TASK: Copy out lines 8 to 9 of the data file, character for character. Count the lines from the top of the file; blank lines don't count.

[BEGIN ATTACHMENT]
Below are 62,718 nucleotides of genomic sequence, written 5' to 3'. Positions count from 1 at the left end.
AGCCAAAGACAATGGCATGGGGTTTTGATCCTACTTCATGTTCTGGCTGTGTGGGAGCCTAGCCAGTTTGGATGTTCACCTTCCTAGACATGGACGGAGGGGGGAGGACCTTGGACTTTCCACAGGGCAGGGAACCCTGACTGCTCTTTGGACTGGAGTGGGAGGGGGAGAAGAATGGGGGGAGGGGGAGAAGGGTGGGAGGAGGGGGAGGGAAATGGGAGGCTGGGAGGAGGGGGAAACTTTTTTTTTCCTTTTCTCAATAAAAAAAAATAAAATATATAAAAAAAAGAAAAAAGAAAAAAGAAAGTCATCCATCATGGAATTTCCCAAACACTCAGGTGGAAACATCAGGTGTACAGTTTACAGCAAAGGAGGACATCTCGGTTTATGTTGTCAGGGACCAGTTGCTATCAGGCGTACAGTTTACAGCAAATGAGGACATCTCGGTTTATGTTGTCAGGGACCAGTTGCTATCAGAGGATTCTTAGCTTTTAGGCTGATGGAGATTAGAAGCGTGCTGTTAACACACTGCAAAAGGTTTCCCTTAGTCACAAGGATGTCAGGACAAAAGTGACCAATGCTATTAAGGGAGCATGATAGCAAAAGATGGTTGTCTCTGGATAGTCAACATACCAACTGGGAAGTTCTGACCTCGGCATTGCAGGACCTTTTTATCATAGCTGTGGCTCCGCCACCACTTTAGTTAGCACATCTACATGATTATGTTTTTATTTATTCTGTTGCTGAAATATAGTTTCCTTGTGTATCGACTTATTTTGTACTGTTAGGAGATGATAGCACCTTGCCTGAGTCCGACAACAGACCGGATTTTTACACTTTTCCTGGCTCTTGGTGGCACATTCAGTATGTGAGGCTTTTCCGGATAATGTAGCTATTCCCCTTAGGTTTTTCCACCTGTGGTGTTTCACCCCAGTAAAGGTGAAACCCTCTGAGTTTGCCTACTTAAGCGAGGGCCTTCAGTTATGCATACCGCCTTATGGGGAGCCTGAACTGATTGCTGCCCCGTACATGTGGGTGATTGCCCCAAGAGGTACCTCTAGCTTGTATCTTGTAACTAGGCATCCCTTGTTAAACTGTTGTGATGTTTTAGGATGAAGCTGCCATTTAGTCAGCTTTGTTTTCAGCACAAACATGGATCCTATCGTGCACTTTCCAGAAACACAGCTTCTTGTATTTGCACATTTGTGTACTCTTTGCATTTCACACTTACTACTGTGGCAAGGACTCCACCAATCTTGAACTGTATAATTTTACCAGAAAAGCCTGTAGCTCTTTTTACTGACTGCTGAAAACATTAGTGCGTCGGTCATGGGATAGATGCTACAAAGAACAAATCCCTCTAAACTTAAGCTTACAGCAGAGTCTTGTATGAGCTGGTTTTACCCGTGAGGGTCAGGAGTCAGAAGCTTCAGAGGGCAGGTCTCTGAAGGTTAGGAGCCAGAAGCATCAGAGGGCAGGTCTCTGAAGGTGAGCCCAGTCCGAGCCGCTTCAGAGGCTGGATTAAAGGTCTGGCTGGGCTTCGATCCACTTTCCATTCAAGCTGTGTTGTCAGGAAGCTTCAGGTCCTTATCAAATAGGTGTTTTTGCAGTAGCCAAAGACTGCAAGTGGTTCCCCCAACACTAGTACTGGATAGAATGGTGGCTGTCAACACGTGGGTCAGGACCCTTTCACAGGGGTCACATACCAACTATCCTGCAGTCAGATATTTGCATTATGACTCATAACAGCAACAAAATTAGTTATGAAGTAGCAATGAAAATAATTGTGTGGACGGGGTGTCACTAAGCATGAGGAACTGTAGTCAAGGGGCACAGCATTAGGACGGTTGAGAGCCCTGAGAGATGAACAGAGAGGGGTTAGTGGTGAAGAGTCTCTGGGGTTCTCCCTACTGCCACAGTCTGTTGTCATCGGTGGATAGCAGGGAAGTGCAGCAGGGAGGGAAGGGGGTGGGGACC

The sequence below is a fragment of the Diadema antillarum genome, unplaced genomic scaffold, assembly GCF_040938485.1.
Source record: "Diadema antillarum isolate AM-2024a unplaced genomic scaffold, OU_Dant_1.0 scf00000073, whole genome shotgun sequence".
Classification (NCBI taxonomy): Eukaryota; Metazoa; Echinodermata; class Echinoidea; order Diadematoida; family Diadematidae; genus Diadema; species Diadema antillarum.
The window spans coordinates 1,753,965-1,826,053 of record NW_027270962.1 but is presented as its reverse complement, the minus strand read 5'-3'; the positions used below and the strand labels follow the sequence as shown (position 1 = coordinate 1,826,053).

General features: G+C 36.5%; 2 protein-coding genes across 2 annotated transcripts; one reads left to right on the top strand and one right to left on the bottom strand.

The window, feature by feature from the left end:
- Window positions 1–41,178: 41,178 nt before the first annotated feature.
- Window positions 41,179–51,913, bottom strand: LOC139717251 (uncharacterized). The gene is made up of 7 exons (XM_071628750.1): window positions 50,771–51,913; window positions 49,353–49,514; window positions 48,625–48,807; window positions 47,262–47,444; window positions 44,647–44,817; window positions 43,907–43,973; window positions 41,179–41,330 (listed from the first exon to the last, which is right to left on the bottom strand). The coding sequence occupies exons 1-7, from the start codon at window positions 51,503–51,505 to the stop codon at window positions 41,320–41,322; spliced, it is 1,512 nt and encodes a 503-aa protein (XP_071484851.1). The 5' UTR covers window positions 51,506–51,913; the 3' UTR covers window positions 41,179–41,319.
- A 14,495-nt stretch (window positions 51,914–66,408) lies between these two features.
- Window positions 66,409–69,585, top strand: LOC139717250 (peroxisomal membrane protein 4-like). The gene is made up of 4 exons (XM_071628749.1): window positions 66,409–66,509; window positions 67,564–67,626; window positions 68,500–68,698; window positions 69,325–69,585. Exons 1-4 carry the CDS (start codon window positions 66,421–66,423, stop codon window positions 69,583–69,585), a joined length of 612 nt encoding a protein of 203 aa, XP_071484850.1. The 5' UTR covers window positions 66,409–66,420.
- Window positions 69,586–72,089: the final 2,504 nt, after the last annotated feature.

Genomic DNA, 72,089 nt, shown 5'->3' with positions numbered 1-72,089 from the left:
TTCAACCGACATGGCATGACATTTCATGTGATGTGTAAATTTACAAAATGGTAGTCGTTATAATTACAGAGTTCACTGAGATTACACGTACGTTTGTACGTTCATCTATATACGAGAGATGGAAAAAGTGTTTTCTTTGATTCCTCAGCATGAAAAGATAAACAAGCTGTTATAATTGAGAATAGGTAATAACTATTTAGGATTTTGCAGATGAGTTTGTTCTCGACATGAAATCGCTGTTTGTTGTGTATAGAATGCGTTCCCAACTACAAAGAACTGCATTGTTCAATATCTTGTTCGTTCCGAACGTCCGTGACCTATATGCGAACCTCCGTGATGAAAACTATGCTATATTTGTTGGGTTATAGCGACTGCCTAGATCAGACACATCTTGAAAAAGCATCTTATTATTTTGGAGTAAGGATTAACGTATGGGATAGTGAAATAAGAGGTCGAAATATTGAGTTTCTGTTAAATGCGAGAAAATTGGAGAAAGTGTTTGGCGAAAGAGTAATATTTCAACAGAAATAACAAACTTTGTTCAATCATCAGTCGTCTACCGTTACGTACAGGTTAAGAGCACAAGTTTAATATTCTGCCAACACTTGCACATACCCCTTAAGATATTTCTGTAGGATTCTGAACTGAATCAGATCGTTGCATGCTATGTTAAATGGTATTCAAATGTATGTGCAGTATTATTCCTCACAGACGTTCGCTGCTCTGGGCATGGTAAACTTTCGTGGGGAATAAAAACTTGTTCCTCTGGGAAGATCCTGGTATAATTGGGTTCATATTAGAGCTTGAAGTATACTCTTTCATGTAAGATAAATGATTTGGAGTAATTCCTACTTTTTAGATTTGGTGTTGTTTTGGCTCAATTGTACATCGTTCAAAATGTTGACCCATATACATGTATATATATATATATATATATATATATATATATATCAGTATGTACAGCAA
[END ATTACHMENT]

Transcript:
The window, feature by feature from the left end:
- Window positions 1–41,178: 41,178 nt before the first annotated feature.